July 7, 2019
The disease has killed more than a million pigs in China since the country's first reported case last August, cutting demand for feed ingredients such as soymeal and premixes sold by Cargill and other suppliers.
"This is not a six-month trend for China to recover," said Chuck Warta, president of Cargill's animal nutrition and premix business. "This is a 24-month, 36-month kind of resetting of the world's population of animals."
The outbreak accelerated closures of Cargill feed mills in coastal regions of China that were also prompted by a westward shift over the past decade of the areas in which livestock are raised, Warta added. Most of the facilities will not be re-opened even if China gets ASF under control, he said.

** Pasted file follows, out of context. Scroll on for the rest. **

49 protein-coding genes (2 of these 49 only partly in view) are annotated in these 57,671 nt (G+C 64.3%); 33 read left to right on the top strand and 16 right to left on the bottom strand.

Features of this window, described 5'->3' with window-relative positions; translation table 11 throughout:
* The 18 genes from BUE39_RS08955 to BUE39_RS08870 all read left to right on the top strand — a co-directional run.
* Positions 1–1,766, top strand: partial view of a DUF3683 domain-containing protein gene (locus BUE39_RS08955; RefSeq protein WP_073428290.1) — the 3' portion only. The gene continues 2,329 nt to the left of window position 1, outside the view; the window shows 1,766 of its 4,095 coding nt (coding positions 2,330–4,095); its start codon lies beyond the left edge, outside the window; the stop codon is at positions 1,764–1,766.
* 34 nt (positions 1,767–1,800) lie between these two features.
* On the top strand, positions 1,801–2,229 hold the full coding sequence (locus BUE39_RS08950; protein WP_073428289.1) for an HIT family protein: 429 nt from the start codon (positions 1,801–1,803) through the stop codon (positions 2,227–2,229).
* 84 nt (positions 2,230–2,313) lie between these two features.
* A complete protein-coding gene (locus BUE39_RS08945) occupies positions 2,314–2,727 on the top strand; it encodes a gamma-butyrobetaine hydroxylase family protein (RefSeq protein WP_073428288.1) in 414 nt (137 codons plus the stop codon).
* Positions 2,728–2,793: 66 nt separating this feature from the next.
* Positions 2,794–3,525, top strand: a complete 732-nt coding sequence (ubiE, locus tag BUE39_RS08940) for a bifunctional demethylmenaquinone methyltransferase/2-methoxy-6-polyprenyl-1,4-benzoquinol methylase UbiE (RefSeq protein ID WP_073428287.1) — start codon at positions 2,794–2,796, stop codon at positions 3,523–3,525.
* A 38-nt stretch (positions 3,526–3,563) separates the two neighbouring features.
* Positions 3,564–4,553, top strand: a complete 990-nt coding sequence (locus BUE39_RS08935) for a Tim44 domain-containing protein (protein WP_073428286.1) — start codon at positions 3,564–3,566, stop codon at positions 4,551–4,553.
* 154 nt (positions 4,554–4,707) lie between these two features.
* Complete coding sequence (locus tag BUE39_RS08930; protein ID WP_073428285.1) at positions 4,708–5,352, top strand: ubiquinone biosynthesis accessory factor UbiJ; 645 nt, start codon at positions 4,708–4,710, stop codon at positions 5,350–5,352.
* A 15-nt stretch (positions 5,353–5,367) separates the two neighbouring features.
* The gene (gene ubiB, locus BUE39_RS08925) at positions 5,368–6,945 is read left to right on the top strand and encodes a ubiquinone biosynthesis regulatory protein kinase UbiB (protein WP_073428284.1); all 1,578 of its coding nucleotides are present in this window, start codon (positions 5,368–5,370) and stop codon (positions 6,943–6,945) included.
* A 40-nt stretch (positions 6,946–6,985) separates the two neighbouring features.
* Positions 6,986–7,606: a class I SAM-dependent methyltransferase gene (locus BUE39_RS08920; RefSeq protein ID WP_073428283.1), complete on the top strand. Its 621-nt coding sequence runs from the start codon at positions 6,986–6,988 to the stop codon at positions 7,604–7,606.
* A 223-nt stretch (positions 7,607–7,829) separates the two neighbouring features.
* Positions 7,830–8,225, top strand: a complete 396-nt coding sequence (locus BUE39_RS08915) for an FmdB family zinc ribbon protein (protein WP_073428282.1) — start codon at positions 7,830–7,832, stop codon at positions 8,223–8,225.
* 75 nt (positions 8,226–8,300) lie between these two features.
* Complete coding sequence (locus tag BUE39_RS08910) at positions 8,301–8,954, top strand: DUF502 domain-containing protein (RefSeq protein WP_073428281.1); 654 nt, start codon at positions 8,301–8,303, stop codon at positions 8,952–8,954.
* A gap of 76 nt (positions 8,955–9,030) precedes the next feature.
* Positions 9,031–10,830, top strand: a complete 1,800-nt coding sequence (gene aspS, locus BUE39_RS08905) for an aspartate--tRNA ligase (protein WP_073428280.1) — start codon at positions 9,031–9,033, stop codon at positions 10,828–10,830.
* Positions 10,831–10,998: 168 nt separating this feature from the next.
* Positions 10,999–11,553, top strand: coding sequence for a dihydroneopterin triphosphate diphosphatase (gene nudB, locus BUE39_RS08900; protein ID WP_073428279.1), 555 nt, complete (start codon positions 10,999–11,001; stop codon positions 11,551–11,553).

Three feed and animal nutrition plants were closed in the second half of the fiscal year ended May 31, representing an approximately 150,000-tonne reduction in capacity.
But Warta said that Cargill still sees a bright future for its animal nutrition business in China, Warta said. It is spending US$65 million to replace a premix plant in Nanjing and is also buying land for a similar facility in Henan province.
"We're idling some assets, but we're shifting those resources into a different type of production that is more positioned to serve the market," Warta explained.
Cargill reported earlier in the week that lowered swine feed demand in China, along with the ongoing US-China trade war and flooding in the US Midwest, led to a 41% slide in adjusted quarterly profits.
For the first half of 2019, China's soybean imports fell 14.7% from the same period last year as ASF reduced demand for swine feed, Chinese customs data showed on Friday.